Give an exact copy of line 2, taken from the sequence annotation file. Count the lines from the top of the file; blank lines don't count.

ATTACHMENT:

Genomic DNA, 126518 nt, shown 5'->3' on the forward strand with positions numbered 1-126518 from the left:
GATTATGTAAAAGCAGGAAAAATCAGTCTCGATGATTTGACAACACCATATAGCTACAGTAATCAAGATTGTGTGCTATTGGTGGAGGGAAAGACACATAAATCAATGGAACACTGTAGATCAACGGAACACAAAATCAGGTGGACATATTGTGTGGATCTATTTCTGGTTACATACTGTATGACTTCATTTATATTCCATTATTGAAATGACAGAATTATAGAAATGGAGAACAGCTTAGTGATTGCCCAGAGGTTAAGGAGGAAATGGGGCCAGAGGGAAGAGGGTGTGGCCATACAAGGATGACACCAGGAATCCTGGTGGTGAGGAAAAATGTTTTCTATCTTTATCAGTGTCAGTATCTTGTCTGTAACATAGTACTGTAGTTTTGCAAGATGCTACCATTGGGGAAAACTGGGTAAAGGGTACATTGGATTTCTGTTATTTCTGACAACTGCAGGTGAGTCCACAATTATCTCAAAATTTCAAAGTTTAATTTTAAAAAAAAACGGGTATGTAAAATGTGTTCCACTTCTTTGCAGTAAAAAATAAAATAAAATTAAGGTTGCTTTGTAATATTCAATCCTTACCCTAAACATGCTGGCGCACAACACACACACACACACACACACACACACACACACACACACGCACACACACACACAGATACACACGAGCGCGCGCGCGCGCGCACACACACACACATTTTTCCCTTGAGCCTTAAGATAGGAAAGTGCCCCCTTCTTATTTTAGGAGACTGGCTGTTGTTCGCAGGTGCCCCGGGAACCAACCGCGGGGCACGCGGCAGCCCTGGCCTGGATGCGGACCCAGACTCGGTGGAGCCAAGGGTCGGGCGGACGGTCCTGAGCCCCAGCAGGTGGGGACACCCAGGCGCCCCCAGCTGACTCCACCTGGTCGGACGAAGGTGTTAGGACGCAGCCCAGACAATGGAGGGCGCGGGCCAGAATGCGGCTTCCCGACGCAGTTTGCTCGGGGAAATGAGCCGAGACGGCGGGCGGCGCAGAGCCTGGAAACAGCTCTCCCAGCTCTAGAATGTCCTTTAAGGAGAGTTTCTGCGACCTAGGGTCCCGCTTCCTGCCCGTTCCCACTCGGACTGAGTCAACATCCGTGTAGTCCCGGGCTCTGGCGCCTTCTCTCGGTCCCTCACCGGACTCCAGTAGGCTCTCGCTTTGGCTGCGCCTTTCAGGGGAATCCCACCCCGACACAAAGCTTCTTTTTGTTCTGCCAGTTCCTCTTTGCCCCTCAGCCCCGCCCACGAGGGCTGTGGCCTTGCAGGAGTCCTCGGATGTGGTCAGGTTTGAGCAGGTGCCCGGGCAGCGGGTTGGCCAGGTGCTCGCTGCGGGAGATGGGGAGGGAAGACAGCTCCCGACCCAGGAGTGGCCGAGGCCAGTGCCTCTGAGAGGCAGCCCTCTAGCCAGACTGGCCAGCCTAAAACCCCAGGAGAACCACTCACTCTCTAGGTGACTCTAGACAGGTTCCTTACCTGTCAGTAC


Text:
GATTATGTAAAAGCAGGAAAAATCAGTCTCGATGATTTGACAACACCATATAGCTACAGTAATCAAGATTGTGTGCTATTGGTGGAGGGAAAGACACATAAATCAATGGAACACTGTAGATCAACGGAACACAAAATCAGGTGGACATATTGTGTGGATCTATTTCTGGTTACATACTGTATGACTTCATTTATATTCCATTATTGAAATGACAGAATTATAGAAATGGAGAACAGCTTAGTGATTGCCCAGAGGTTAAGGAGGAAATGGGGCCAGAGGGAAGAGGGTGTGGCCATACAAGGATGACACCAGGAATCCTGGTGGTGAGGAAAAATGTTTTCTATCTTTATCAGTGTCAGTATCTTGTCTGTAACATAGTACTGTAGTTTTGCAAGATGCTACCATTGGGGAAAACTGGGTAAAGGGTACATTGGATTTCTGTTATTTCTGACAACTGCAGGTGAGTCCACAATTATCTCAAAATTTCAAAGTTTAATTTTAAAAAAAAACGGGTATGTAAAATGTGTTCCACTTCTTTGCAGTAAAAAATAAAATAAAATTAAGGTTGCTTTGTAATATTCAATCCTTACCCTAAACATGCTGGCGCACAACACACACACACACACACACACACACACACACACACACACGCACACACACACACAGATACACACGAGCGCGCGCGCGCGCGCACACACACACACATTTTTCCCTTGAGCCTTAAGATAGGAAAGTGCCCCCTTCTTATTTTAGGAGACTGGCTGTTGTTCGCAGGTGCCCCGGGAACCAACCGCGGGGCACGCGGCAGCCCTGGCCTGGATGCGGACCCAGACTCGGTGGAGCCAAGGGTCGGGCGGACGGTCCTGAGCCCCAGCAGGTGGGGACACCCAGGCGCCCCCAGCTGACTCCACCTGGTCGGACGAAGGTGTTAGGACGCAGCCCAGACAATGGAGGGCGCGGGCCAGAATGCGGCTTCCCGACGCAGTTTGCTCGGGGAAATGAGCCGAGACGGCGGGCGGCGCAGAGCCTGGAAACAGCTCTCCCAGCTCTAGAATGTCCTTTAAGGAGAGTTTCTGCGACCTAGGGTCCCGCTTCCTGCCCGTTCCCACTCGGACTGAGTCAACATCCGTGTAGTCCCGGGCTCTGGCGCCTTCTCTCGGTCCCTCACCGGACTCCAGTAGGCTCTCGCTTTGGCTGCGCCTTTCAGGGGAATCCCACCCCGACACAAAGCTTCTTTTTGTTCTGCCAGTTCCTCTTTGCCCCTCAGCCCCGCCCACGAGGGCTGTGGCCTTGCAGGAGTCCTCGGATGTGGTCAGGTTTGAGCAGGTGCCCGGGCAGCGGGTTGGCCAGGTGCTCGCTGCGGGAGATGGGGAGGGAAGACAGCTCCCGACCCAGGAGTGGCCGAGGCCAGTGCCTCTGAGAGGCAGCCCTCTAGCCAGACTGGCCAGCCTAAAACCCCAGGAGAACCACTCACTCTCTAGGTGACTCTAGACAGGTTCCTTACCTGTCAGTAC